Chicago Tribune newsroom was eerily quiet on the day before Christmas.
As I sat at my desk with little to do, my mind kept wandering back to a
family I had encountered a month earlier while I was working on a series
of articles about Chicago’s neediest people”
These are the opening words of the
introduction in ’The Case for Christmas’ by Lee Strobel. As he thought
about this family (a grandmother and her two granddaughters) he decided
to go and visit them again that day and he was amazed at what he found.
The newspaper readers had responded to his article and given many gifts
including money. He was even more amazed that this family was preparing
to give away many of these gifts and when he asked them why they were
doing this they replied “Our
neighbours are still in need. We cannot have plenty while they have
nothing. This is what Jesus would want us to do.”
The grandmother went on to say that the next
day they would be celebrating an even greater gift from God - the gift
of Jesus. He goes on to say that to this family “the
child in the manger was the undeserved gift that meant everything -more
than material possessions, more than comfort, more than security. And at
that moment, something inside of me wanted desperately to know this
Jesus. They had peace despite poverty, while I had anxiety despite
plenty; they knew the joy of generosity, while I only knew the
loneliness of ambition” .
Some time later, prompted by his intriguing
memories of this family and his wife’s conversion to Christianity, he
decided to get to the bottom of what he considered to be a crucial
issue; ‘Who was in the manger on that first Christmas morning?’ Using
excerpts from his book ‘The Case for Christ’ he retraces and expands on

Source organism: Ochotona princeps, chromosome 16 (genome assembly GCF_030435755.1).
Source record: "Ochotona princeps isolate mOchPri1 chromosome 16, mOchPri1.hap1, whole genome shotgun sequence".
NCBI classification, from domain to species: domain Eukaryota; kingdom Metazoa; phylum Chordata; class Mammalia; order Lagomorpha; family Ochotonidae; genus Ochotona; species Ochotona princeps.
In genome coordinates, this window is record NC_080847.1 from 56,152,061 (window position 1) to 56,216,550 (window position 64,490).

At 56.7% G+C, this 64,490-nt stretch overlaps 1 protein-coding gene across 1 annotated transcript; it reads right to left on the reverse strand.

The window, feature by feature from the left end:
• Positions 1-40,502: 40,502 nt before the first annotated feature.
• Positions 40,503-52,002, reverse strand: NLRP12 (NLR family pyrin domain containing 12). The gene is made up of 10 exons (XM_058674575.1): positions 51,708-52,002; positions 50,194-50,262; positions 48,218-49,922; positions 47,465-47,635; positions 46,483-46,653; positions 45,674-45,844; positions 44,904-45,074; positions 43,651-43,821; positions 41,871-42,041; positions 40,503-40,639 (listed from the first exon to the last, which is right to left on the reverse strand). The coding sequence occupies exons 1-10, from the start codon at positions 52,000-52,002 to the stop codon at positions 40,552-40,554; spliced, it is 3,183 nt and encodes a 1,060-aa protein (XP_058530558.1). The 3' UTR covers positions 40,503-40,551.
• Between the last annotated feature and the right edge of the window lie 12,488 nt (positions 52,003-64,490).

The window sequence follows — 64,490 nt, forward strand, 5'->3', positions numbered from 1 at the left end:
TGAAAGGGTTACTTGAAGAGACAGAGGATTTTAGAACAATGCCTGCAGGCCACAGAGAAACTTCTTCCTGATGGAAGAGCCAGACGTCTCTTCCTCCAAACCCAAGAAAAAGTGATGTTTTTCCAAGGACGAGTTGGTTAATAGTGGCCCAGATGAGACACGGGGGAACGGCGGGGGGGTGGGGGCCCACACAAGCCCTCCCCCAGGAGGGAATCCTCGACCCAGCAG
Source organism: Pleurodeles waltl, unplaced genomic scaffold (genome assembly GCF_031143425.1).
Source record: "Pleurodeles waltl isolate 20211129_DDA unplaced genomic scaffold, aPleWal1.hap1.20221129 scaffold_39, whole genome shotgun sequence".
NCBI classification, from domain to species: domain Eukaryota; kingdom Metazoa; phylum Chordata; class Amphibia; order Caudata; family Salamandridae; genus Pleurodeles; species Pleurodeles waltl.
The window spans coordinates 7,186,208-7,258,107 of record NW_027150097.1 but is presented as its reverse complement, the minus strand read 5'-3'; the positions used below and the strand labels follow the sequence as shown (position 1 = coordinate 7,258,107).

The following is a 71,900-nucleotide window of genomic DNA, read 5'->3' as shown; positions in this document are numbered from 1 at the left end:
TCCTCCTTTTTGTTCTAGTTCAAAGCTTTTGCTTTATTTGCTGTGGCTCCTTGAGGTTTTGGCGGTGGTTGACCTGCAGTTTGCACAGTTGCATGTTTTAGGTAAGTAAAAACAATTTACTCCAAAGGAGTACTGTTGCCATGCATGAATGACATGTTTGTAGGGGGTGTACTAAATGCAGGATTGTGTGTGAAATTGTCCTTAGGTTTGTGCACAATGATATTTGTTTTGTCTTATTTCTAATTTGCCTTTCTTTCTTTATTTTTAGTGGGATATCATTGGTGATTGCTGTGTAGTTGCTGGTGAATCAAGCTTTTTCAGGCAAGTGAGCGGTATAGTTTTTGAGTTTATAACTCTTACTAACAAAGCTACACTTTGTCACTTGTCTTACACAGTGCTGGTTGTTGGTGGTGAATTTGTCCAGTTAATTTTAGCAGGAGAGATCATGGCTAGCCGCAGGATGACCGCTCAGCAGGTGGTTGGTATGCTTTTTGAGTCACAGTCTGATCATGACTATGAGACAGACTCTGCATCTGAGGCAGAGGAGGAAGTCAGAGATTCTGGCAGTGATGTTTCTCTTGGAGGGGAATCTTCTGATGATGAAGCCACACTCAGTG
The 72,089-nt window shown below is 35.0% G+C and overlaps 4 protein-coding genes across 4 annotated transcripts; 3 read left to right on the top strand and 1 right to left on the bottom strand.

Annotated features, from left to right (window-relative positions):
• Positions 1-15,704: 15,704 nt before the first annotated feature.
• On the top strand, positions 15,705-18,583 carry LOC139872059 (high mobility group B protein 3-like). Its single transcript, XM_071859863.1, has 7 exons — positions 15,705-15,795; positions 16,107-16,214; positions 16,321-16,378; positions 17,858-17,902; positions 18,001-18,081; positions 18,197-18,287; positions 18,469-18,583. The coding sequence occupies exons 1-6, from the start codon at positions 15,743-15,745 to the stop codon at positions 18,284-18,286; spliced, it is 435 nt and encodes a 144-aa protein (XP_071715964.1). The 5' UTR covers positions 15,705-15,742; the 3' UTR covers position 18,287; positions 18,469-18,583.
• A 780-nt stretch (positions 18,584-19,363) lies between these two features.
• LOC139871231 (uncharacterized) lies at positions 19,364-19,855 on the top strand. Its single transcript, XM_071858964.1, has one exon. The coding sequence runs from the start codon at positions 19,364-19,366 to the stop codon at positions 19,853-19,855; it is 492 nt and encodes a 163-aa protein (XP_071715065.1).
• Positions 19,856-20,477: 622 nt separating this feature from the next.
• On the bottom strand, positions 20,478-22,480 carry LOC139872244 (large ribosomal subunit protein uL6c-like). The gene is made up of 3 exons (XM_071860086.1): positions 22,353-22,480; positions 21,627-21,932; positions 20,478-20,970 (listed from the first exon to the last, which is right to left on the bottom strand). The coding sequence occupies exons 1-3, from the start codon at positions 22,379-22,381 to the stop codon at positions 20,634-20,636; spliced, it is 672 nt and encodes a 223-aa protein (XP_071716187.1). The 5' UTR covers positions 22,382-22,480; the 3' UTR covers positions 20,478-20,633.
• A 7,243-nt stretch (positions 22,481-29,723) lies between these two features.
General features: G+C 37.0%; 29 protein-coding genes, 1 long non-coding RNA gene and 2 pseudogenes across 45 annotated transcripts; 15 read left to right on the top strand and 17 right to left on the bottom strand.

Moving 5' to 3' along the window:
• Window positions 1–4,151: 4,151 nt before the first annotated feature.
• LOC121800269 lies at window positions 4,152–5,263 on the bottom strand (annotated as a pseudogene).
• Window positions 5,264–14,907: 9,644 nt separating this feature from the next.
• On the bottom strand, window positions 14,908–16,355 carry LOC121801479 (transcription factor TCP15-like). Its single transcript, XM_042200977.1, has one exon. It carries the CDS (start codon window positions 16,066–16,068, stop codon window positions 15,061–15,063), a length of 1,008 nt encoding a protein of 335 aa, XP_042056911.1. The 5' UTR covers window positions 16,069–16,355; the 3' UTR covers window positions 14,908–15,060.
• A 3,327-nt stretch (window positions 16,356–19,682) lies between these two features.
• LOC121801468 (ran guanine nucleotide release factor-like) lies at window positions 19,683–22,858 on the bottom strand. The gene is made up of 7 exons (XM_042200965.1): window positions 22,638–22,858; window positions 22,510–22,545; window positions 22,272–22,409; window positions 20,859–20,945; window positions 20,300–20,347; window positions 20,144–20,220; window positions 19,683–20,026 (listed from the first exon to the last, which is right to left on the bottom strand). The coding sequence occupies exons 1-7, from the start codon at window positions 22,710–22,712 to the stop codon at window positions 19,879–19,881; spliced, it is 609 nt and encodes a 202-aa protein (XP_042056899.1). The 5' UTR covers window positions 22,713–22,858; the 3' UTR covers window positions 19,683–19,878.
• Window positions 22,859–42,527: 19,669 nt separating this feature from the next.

his original investigations to look at this issue. He looks at evidence
available from experts on the Bible, archaeology and messianic prophecy
as he investigates the true identity of the child in the manger.
Another publication looking at Christmas is a
little booklet with the title ‘The Cradle, Cross and Crown’ by
Billy Graham. In this booklet he shares devotional reflections, verses
of scripture, some words from Christmas carols and quotes to show how
events in Bethlehem connect to the cross and
Christ’s return. He sums it up by saying
“ This is God’s gift of Christmas:
gift, to be complete, must be received !”
This booklet is good for those who prefer to
read short passages rather than very detailed text.
‘The Case for Christmas’
and ‘The Cradle, Cross and Crown’ are £3.99 each.
‘The Baby Born at Christmas’
is a colourful little book introducing the
Christmas story to children. It has lovely illustrations on each page
and the simple text begins with the angel’s visit to Mary. It goes on to
tell of Mary’s visit to Elizabeth, the journey to Bethlehem, the birth
of Jesus, the shepherds and then finishes with the visit of the wise men
with their gifts.
‘The Wonder of Christmas’
is another colourful little book for children.
It also has illustrations on each page and starts with the angel’s
appearance to Mary. It then covers all the main events; travelling to
Bethlehem, the birth of Jesus, the shepherds and the wise men with their
These two books for children are inexpensive
at £ 1.99 each.